Rating: * * *
Verdict: Rusty Crowe and his trusty bow in good form but movie can't see Sherwood forest for the trees
In its strident efforts to be historically plausible, this latest Robin Hood may do away with many past traditions, among them the whole robbing from the rich policy of past incumbents.
But the engaging if overlong movie itself is not not afraid of stealing from all over. It might be at pains to avoid past Hood trappings but still everything from Saving Private Ryan (look medieval landing craft!) to Peter Pan (look lost boys!) is chucked into the mix and strained through director Scott's grandiose vision. Even its chief villain reminds you of another evil Joker (nasty scar you've got there Sir Godfrey!).
But the movie this most resembles is, of course, Ridley Scott and Russell Crowe's first big bash together. Instead of a Roman general turned slave, this might have Robin as footsoldier elevated to nobleman but it's still pretty much Gladi-archer, especially in its scene-setting opening reels.
There in France, Richard the Lionheart is plundering his way home from the Crusades with Robin and his would-be merry men under his command.
Only in the end, this lacks for that film's visceral power. It's given to long dull periods of political bickering. And other than a few arrow impalements it's remarkably unbloody. There might be the occasional battleaxe to the helmet but most of the violence takes place in the soundtrack.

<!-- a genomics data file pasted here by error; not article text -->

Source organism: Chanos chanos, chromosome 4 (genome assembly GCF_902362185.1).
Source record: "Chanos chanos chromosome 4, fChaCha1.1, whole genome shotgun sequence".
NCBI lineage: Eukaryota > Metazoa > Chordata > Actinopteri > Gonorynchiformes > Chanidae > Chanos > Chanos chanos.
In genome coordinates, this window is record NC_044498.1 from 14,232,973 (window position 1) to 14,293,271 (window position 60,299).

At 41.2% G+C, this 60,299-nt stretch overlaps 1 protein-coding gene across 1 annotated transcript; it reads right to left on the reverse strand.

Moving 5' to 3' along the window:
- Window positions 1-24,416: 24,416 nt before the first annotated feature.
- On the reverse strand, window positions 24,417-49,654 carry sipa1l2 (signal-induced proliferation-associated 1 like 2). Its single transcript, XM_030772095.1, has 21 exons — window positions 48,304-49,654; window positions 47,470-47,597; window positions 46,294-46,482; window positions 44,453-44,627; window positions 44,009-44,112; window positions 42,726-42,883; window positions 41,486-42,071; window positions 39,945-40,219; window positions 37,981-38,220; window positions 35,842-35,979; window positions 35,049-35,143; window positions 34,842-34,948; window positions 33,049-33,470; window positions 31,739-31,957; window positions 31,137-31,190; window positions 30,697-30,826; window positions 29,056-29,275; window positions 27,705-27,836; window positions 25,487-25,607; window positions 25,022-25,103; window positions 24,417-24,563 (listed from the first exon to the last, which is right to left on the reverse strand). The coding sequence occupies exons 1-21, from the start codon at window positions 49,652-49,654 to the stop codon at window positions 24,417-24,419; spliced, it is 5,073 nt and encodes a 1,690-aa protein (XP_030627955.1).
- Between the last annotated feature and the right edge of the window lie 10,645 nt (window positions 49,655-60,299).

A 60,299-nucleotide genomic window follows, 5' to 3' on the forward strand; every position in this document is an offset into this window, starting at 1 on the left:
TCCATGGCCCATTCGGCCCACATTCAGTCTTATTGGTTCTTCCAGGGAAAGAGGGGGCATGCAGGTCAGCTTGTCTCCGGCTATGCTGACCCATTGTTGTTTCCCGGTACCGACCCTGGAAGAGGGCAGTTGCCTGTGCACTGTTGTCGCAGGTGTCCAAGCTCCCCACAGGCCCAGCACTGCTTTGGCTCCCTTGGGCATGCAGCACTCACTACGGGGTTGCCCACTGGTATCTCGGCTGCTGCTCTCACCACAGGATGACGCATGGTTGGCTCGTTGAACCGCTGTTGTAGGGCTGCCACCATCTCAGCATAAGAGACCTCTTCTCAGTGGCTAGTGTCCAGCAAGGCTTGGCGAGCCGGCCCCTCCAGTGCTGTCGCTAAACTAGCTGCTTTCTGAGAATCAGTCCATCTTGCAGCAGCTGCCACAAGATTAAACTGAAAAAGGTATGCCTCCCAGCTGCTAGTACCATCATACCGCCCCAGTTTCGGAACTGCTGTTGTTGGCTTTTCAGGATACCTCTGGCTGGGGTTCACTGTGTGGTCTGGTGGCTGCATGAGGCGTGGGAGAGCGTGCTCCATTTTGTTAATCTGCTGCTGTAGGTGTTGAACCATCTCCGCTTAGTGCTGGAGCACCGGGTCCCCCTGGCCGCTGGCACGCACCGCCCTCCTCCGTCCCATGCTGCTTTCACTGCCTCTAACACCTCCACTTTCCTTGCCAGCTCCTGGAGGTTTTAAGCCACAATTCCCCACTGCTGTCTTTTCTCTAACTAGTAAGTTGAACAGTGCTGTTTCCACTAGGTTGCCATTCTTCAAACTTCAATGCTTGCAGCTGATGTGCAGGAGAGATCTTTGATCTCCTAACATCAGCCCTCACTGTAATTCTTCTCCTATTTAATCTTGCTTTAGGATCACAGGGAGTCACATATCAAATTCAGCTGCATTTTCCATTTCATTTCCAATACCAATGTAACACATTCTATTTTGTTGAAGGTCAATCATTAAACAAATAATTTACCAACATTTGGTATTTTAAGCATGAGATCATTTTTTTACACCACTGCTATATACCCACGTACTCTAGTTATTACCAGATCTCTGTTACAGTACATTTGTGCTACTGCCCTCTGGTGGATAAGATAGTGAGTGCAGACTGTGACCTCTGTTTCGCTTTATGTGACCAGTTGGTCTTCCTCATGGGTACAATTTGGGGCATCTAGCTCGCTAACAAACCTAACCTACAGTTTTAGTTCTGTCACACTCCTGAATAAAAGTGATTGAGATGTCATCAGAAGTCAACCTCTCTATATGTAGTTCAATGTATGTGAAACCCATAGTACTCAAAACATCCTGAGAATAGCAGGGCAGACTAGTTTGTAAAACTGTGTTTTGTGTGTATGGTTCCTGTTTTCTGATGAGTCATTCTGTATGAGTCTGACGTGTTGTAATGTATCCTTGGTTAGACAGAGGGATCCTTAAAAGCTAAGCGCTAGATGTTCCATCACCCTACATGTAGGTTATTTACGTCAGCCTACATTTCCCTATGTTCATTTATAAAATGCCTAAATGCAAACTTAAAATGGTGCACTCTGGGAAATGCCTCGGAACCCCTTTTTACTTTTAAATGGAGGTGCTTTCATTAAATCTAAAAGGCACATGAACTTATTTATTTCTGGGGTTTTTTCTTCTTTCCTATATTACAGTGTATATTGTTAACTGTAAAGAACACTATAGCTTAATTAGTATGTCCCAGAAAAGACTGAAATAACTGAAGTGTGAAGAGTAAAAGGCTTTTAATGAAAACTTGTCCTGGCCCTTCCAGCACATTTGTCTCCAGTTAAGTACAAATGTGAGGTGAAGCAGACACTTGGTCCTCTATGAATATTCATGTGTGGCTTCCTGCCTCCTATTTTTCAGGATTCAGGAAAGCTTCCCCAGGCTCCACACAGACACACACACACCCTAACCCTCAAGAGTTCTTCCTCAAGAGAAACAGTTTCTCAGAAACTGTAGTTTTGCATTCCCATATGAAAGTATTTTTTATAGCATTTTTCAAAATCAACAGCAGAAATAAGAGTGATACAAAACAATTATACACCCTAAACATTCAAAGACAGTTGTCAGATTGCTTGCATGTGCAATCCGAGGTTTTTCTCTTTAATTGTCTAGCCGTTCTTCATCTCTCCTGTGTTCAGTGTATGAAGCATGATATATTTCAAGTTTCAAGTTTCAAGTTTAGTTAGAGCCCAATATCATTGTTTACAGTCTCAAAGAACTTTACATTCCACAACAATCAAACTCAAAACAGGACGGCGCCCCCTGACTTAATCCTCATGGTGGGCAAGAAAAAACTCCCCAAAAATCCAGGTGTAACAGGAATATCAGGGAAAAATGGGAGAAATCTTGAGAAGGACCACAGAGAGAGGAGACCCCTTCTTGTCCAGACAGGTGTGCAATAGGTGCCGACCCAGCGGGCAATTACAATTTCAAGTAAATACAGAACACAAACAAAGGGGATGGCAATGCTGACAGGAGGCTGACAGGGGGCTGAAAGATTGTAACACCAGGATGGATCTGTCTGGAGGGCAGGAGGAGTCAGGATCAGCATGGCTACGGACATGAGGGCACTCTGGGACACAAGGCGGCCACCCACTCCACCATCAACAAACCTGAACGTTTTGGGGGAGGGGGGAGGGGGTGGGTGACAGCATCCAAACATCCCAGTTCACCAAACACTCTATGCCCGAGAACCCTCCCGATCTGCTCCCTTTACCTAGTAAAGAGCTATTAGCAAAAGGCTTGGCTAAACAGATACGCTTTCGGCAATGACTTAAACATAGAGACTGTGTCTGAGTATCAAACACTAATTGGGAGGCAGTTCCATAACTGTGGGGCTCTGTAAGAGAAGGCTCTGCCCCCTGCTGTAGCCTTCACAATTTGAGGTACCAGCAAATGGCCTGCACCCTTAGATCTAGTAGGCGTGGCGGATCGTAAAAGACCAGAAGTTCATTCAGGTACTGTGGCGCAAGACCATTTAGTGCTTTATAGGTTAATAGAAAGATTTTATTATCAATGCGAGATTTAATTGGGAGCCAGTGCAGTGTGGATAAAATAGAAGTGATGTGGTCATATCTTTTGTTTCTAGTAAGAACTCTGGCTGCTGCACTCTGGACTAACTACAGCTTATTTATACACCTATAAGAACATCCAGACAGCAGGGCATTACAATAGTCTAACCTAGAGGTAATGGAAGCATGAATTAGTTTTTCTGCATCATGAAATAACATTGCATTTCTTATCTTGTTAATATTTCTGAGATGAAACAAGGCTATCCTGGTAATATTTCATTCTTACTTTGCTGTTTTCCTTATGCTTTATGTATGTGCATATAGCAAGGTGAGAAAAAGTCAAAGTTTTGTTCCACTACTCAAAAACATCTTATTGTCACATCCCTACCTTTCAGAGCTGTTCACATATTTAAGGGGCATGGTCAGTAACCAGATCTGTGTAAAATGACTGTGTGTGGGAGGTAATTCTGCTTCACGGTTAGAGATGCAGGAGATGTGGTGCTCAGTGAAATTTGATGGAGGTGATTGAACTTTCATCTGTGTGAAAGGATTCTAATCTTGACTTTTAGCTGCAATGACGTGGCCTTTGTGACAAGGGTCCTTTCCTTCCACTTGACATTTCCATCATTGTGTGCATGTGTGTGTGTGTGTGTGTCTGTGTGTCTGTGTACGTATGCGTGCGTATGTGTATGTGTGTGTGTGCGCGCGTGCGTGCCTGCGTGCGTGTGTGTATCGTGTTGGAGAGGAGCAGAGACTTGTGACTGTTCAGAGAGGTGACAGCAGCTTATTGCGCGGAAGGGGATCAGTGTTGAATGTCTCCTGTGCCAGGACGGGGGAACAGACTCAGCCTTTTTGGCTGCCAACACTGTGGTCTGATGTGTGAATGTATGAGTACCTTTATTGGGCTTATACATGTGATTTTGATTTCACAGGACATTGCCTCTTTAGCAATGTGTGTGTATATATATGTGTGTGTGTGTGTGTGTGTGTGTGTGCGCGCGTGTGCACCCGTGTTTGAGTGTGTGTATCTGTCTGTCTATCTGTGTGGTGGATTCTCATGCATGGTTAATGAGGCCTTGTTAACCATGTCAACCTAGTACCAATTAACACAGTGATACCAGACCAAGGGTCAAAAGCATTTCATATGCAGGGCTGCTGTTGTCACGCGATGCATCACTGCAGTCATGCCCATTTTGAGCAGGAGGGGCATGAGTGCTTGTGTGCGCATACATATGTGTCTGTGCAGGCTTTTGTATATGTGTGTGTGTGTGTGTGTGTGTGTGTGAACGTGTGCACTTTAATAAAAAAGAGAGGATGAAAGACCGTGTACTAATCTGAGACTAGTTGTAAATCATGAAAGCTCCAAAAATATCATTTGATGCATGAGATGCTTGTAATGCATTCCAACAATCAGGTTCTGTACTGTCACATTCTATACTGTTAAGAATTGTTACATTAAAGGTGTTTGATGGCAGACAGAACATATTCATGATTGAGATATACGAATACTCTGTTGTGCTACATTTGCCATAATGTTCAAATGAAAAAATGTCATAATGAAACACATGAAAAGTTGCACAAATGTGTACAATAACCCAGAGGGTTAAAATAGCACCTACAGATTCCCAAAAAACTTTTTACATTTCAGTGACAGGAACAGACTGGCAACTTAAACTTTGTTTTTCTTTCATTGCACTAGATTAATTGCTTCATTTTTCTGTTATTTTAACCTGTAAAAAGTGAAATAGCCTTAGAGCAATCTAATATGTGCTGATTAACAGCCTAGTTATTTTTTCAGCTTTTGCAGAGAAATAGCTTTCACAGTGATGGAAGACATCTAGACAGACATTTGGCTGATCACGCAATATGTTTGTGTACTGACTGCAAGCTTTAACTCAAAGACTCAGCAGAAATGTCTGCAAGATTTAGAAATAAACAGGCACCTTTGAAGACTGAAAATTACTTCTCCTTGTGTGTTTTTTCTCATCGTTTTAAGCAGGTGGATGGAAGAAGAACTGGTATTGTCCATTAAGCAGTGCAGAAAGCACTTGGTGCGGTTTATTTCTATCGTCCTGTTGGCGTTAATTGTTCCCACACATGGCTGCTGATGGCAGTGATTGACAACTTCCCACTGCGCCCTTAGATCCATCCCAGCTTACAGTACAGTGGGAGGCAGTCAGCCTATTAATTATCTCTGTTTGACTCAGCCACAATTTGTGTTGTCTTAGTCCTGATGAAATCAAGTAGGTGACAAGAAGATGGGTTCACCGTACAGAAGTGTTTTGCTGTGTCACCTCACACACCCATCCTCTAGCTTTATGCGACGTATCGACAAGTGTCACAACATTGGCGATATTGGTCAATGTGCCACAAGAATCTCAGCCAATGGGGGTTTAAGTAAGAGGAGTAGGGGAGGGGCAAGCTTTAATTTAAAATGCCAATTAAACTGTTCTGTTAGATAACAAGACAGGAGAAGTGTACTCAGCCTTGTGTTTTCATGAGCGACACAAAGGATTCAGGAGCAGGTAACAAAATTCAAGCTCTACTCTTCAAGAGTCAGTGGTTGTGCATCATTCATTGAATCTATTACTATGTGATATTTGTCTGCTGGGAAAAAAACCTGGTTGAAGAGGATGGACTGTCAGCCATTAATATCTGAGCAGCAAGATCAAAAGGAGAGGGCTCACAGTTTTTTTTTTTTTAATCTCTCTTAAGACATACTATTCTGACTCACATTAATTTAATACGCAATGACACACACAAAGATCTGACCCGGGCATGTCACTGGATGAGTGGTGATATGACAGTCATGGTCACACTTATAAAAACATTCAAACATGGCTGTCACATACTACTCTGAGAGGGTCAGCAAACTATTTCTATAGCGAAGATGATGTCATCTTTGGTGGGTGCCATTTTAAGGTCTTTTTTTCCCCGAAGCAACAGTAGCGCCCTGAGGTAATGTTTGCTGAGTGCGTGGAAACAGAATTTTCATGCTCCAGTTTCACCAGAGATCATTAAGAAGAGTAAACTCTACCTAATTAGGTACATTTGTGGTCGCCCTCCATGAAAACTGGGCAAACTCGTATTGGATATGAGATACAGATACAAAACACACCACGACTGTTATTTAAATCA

That's even when they're fighting them on the beaches during battle scenes which clearly owe a debt to another Normandy invasion.
And while Crowe's Robin Longstride makes for another engaging noble warrior, his performance can't cut quite through the clutter of supporting characters and a script which has England's most famous outlaw turning up in a 13th Century history lesson about King John and the drafting of the Magna Carta. Neither can the relationship between Robin and Lady Marion (Cate Blanchett), which develops when commoner Robin is compelled to stand in for Marian's late husband, Sir Robert Loxley or lose her Nottingham country pile to the Crown.
Crowe and Blanchett's characters are for a good match, his earthiness and her feistiness creating some sparks. But their storyline feels undeveloped and their big movie moment in the finale attempts a pay-off which hasn't had enough emotional investment.
Meanwhile the Merry blokes main duty here seems to be back-up singers when Friar Tuck's mead is flowing. Likewise, the Sheriff of Nottingham (Matthew Macfadyen) barely figures - as if something is behind held back for a seemingly inevitable sequel- and the dirty work is left to the treacherous Sir Godfrey (Mark Strong). While King John's (Oscar Isaac) resemblance to the Blackadders does him no favours, especially as it brings an expectation he might be a little more fun as resident despot.
But this is a film where the serious business of rekindling a legend in a historical context is paramount.
Of course, as he's proved before with Gladiator and the crusades film Kingdom Of Heaven, Sir Ridley can mount grand pitch battles in his sleep. The ones here offer some moderate excitements, and remind swimming in chainmail is never advisable.
It's a historic epic to be admired rather than enjoyed, a film where story is stifled by history. Which in the history of Robin Hood movies makes it truly unique - it's the one that doesn't draw enough of a longbow.
Cast: Russell Crowe, Cate Blanchett, Mark Strong, Max Von Sydow, Matthew Macfadyen, Oscar Isaac
Director: Ridley Scott
Rating: M (violence & sexual references)
Running time: 140 mins